The bad news is that there's no Ushi Wakamaru, Yasuda. Kanoyama etc equivalent in London (that I have found) and that you'll [inevitably] pay more per piece than in NYC, the good news is that there are nevertheless some worthwhile options and the sector seems to be improving with some decent recent additions.

                    1. re: manhattan foodie

                      If you aren't worried about the ambience and its more about the fish then head to Atari-ya on James street (next to selfridges) which is a small take-away shop with a counter - excellent fresh sushi, and if you are happy to roll your maki at home, then they will cut everything as required i.e. for maki, sashimi, hand rolls etc.

                      Atari-ya also have an amazing fish shop in West Acton which is well worth the trek - they sell all your fish for sashimi etc as well as among other things black miso cod which is excellent and incredibly cheap. I have heard that Atari-ya supply the likes of Nobu, and the 7 sushi samurai awards held by eat-japan in London use them to supply all the fish.

                      1. re: pomello

                        Yeah that Atari-ya on James Street is impressive especially the value for money which is exceptional. Fish wise, it doesn't have the quality or variety of Sakana-tei, Kiku or Edokko but it's a very worthwhile option nevertheless and is much cheaper and much more informal than those places so perfect for regular visitations and casual eating in or taking home. And yes I think that they supply various Japanese restaurants although I have never considered Nobu to be a destination for good sushi.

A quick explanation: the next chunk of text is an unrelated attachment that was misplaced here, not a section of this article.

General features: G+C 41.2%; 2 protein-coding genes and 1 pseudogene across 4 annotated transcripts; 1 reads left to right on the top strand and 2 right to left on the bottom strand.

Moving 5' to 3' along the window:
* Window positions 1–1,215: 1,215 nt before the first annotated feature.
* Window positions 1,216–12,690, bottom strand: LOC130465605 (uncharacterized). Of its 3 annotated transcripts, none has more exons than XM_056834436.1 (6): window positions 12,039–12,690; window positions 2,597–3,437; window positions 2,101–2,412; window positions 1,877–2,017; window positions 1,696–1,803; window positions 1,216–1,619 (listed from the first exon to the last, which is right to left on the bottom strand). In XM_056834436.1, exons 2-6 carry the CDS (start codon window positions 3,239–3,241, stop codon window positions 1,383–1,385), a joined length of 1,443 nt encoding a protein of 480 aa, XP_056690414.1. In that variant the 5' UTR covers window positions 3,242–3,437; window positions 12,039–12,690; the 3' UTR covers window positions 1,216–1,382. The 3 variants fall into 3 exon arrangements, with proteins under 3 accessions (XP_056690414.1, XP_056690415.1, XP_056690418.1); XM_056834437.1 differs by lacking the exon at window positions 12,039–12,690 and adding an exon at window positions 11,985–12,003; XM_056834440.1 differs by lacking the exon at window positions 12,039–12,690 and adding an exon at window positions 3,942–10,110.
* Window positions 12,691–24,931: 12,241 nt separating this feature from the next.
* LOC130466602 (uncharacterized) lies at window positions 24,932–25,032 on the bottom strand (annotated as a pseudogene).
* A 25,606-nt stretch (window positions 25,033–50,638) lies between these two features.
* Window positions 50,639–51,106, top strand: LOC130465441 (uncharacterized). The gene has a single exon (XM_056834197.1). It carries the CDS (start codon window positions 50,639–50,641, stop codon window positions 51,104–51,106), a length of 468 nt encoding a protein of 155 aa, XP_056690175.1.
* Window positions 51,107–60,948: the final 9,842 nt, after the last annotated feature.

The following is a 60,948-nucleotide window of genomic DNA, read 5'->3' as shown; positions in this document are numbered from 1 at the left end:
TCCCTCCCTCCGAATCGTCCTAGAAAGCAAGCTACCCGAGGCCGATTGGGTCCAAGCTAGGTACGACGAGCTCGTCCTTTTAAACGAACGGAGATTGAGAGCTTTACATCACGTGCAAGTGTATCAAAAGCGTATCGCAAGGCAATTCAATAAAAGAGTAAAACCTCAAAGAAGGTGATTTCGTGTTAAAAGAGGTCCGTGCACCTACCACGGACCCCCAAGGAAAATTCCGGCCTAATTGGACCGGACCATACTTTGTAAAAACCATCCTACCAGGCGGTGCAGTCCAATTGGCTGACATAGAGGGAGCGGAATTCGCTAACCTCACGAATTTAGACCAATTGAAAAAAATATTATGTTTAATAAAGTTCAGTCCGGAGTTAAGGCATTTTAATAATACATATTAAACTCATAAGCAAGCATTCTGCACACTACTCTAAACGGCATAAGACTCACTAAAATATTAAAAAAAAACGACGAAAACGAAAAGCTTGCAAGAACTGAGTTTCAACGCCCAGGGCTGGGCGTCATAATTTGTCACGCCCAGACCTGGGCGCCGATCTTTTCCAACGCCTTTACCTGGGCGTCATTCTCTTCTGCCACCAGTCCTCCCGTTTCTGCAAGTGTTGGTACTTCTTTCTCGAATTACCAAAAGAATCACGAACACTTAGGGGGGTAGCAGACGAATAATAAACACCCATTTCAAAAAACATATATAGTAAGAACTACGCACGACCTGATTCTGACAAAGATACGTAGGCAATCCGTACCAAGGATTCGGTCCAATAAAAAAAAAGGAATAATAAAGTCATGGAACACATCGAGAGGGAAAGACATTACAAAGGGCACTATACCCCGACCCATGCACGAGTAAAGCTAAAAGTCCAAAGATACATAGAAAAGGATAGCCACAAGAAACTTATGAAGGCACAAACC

2. Try Ikeda on Brook Street. Not known as a sushi bar, but there is a small one in the back. When I lived in London years ago, this was by far the best. I hear that it still may be. Search around the web for other comments, there are some good ones out there.

                  2 Replies
                  1. re: sushiman

                    Thanks sushiman, Ikeda has been on my radar for a while but I haven't made it there yet, I will at some point. I have tried out quite a few of the recommended London sushi joints over the last few months and am overall quite satisfied although I haven't found anything up to the stratospheric standard of Yasuda or Ushi Wakamaru and a few other Manhattan places besides (I think that you are a big Seki fan, no?). Having recently left Manhattan indefinitely, maybe permanently, I would include Yasuda, Ushi and Sakagura amongst the 5 restaurants I wish I could have brought with me in my hand luggage :-)

                    1. re: oonth

                      I guess that you never got the "A" game at Ichimura.

                  2. For take-away the Japan Centre in Picadilly is really good.
                    Atari-ya & Sushi Say are great.

                    1 Reply
                    1. re: niamheen

                      I haven't eaten at Sushi Say in some time, what exactly do you find great about the place? Does it hit any of the bases I talk about in the 3rd para of my original post?